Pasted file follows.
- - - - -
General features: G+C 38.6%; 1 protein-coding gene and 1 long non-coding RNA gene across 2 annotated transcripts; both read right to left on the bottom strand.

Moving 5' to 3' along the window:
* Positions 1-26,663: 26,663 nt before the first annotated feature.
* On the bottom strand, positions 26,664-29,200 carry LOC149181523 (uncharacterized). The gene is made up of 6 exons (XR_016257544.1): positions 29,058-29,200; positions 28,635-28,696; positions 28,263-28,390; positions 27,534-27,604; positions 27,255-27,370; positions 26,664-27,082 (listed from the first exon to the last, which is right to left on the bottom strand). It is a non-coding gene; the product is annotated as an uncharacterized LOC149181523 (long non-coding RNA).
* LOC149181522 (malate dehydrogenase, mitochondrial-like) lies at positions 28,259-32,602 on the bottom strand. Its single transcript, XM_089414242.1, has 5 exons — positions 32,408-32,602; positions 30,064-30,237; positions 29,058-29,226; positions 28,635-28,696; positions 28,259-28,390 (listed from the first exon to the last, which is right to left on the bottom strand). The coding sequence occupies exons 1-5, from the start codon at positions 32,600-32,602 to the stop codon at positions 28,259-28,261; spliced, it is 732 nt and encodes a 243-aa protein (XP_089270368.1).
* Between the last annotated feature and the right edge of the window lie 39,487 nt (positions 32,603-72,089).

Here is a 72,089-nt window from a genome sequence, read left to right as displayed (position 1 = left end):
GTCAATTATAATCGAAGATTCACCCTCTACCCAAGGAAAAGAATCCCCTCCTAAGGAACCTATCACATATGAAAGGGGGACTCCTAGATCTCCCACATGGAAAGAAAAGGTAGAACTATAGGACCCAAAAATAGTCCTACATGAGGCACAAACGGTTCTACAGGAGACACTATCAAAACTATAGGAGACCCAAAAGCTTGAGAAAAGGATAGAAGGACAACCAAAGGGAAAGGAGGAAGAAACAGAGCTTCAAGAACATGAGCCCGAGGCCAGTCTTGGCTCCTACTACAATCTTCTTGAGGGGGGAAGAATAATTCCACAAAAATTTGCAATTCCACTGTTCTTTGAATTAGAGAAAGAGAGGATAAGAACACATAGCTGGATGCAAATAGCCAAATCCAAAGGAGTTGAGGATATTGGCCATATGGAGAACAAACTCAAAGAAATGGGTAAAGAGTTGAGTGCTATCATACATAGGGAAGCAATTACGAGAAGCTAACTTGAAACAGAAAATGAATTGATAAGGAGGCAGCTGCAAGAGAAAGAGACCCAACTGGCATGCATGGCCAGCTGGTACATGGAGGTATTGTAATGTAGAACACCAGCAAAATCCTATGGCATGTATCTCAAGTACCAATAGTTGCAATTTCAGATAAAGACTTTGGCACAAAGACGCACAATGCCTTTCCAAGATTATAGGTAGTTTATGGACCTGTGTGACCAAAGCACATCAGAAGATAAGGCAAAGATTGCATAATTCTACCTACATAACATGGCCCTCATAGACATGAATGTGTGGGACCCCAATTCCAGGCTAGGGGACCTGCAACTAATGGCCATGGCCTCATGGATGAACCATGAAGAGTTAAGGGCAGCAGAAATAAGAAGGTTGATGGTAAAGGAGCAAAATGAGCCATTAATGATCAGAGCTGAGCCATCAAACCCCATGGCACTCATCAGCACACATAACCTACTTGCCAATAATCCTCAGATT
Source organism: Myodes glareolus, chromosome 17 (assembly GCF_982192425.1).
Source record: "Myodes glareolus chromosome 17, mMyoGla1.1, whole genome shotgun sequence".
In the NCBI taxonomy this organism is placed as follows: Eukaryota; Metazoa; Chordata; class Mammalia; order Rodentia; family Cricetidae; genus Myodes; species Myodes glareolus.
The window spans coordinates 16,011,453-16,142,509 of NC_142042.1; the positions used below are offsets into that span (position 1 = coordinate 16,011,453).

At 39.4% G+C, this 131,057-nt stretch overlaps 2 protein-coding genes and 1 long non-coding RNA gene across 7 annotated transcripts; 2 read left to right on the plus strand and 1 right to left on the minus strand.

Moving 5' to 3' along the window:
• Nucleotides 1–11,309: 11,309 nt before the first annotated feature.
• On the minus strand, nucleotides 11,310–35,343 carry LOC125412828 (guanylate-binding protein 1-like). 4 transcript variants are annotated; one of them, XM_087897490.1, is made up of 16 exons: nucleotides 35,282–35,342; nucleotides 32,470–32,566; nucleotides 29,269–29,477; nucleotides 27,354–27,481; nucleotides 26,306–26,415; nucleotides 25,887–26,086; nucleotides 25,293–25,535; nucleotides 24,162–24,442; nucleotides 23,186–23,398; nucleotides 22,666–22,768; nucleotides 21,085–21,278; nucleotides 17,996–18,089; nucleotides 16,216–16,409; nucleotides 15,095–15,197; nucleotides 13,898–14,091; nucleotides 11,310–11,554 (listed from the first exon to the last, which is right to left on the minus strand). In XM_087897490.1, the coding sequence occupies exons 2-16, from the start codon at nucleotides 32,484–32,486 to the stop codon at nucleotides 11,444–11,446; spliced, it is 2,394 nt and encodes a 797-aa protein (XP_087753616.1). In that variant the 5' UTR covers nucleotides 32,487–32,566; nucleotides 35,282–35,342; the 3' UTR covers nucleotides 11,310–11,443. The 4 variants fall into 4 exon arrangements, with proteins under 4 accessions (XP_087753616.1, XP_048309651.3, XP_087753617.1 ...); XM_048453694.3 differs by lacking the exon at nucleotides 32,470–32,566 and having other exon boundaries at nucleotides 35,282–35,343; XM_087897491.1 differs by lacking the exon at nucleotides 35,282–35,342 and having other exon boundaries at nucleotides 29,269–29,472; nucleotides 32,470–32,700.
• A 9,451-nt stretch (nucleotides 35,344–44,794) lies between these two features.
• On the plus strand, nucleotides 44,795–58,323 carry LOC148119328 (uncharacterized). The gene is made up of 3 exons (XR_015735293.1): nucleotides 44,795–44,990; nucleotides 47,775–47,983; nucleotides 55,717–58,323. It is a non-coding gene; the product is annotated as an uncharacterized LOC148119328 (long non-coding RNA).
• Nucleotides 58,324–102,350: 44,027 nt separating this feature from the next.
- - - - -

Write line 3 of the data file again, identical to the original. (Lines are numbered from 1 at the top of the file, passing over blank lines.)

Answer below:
* Positions 1-26,663: 26,663 nt before the first annotated feature.